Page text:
Colors of Goodbye

Saturday, May 7, 2016

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It will never go back to the way it was. How I fight against the new normal. Even three years later. Fifteen years ago. The amount of time doesn't matter, because while the soul-sucking grief lightens I still struggle under the shock of what has become my life. I will never totally get over it. I won't really even survive it. Someone new will become me, because grief and loss changes us in ways we could never imagine. I have known grief many times over: miscarriage, abuse, death, and angst that lead to relational loss. Each time I have cried out to God in my anguish. Every time He has heard me. No, He hasn't given me back what I loss. In its place, He has given me something else. I now know courage, strength, and peace like never before. Am I whole? Hardly. But maybe whole isn't the goal this side of heaven. Maybe it is more of a journey to walk with the One who will eventually fill those holes.

Last week I picked up a book on grief...

At first, I fought with myself. Can I really read this book about a woman who lost her nineteen-year-old daughter to a brain aneurysm? After all, I currently have a 19-year-old son. Would fear creep in for my own offspring? Because of my other losses would I be able to read about hers? I opened up the book anyways.

I am so glad I did.

On May 31, 2008, September Vaudrey said goodbye to her daughter as she left for her new job. It would be their last goodbye. Yet, it wasn't. After Katie, her daughter, suffered a brain aneurysm which caused a car accident as she drove to work, September would live years of goodbyes as she let go of her daughter and the life they once had as a family of seven. Colors of Goodbye is September's memoir of holding on to her daughter while letting her go.

This book that I was afraid to pick up I couldn't put down. The Vaudrey family story is gripping, and September's writing is beyond beautiful. Throughout it, she describes her fight with grief and how she coped. Her writing and thoughts give a deep look into ways we handle grief and how we push through the pain, but what I appreciated most was September's humor. I have learned through my own personal experience that one of the ways to deal with extreme pain is to laugh. I know that may sound a little irreverent or crazy, but somehow pain and laughter coexist in a bittersweet life.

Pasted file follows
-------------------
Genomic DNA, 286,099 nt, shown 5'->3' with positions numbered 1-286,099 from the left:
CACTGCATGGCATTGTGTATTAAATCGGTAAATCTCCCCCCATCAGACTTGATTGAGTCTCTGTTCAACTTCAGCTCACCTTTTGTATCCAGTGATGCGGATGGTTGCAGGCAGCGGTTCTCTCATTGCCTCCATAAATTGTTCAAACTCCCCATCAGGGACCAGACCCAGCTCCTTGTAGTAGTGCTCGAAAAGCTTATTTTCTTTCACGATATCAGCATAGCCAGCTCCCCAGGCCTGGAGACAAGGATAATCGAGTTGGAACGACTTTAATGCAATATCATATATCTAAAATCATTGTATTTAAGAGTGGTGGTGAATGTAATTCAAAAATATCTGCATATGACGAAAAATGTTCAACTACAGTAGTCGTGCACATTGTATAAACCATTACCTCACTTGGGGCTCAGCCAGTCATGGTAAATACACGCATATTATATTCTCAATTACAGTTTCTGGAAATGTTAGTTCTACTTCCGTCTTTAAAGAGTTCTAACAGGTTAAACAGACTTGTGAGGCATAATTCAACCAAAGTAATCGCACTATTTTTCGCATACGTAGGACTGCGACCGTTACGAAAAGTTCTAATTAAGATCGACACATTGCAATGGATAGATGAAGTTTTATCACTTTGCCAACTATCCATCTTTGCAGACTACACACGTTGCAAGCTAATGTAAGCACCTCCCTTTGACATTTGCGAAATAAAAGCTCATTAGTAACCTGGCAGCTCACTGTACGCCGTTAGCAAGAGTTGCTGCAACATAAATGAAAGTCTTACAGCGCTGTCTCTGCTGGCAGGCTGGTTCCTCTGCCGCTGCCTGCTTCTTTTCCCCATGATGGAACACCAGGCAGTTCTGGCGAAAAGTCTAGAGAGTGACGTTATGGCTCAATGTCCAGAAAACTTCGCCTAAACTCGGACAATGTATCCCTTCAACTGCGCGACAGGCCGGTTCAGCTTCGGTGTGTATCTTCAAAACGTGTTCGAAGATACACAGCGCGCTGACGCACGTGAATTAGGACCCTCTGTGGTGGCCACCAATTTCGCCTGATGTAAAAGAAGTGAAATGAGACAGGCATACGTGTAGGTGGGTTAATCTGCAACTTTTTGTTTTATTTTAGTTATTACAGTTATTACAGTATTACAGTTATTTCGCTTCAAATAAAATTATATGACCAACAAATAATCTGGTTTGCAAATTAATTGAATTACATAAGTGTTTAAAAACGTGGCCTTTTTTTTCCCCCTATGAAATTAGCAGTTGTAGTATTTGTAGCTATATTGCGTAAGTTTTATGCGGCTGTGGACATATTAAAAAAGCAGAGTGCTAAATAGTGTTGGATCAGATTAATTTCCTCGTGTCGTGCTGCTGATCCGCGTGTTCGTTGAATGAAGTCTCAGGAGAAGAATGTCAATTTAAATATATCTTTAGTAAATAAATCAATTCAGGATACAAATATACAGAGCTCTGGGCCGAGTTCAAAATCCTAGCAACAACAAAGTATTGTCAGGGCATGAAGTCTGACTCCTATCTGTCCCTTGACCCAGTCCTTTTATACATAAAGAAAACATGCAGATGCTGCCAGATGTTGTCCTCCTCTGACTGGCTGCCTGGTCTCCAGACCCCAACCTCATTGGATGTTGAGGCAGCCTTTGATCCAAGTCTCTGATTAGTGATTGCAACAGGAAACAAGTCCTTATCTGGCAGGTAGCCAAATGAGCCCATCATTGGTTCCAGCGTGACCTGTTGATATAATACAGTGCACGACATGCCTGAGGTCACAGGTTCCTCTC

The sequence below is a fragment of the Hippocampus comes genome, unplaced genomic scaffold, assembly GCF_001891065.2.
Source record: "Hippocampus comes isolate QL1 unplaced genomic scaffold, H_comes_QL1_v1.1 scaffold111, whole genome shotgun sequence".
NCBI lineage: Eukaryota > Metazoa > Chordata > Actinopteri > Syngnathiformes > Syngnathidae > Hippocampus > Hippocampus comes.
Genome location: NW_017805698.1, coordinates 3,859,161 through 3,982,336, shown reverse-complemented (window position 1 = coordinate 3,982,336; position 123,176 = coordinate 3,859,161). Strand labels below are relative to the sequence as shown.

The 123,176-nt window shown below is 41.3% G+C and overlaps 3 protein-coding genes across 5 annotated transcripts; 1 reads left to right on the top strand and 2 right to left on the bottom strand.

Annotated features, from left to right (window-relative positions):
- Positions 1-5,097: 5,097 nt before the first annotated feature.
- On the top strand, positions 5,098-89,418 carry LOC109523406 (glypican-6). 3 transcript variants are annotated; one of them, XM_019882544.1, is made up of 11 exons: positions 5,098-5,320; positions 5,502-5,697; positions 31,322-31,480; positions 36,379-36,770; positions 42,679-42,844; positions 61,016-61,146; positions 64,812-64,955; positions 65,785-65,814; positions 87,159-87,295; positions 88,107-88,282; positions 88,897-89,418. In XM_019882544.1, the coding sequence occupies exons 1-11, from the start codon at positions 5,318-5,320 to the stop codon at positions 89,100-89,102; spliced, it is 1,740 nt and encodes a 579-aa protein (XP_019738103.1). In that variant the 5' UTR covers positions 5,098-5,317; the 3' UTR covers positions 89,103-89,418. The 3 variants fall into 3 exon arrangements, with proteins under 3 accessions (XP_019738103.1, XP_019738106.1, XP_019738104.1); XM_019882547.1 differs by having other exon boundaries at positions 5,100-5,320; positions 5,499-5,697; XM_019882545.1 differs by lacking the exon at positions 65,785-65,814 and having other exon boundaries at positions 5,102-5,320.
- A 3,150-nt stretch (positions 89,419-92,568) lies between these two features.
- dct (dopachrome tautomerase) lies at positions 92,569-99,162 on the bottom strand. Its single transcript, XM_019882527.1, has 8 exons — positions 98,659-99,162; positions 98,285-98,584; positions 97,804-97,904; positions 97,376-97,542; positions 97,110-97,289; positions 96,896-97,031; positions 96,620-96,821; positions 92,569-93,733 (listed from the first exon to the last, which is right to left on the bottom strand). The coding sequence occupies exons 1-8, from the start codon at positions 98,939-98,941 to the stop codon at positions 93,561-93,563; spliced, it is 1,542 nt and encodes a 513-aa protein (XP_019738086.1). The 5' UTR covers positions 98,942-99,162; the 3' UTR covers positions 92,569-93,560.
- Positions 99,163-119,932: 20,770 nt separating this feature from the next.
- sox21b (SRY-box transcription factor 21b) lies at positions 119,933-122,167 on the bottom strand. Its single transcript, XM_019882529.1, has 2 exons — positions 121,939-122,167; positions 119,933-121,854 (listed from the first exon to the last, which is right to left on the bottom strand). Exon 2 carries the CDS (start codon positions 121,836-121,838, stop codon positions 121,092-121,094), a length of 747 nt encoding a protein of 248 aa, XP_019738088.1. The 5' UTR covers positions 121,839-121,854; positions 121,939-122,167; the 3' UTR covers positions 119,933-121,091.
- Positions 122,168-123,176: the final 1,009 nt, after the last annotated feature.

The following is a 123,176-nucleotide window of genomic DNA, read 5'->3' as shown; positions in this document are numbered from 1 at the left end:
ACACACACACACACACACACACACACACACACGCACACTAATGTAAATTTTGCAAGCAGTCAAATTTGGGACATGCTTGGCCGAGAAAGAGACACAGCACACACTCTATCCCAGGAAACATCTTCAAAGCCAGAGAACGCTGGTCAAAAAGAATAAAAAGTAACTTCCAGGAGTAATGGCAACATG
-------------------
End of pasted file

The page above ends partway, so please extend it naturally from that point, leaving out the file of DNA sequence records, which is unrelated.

If you have had grief and loss I encourage you to read Colors of Goodbye. Buy a big box of tissues and find a place where you can cry as you read. (By the way, don't read this book in public if you don't like people staring at you with mascara running down your face. Take it from my voice of experience.) You will be blessed beyond measure as you read...

I will leave you with a few quotes from the book one from Katie and the rest from September...

"I want to leave ripples in the lives I leave behind..." -Katie Vaudrey, age 15

"I am good, I sense Him (God) say. This tragedy doesn't change My character. It doesn't change who I am. I am good."

"(Tip: If you are a woman in a season of loss, stock up on waterproof mascara!)" --Oh, how I loved September's quips and humor!

"Heartbreak comes in many colors-death, divorce, job loss, poverty, relational fractures, abuse. Pain is the great equalizer, and it spares no one."

"But I am learning to cherish each day for what it is, not what it might have been."

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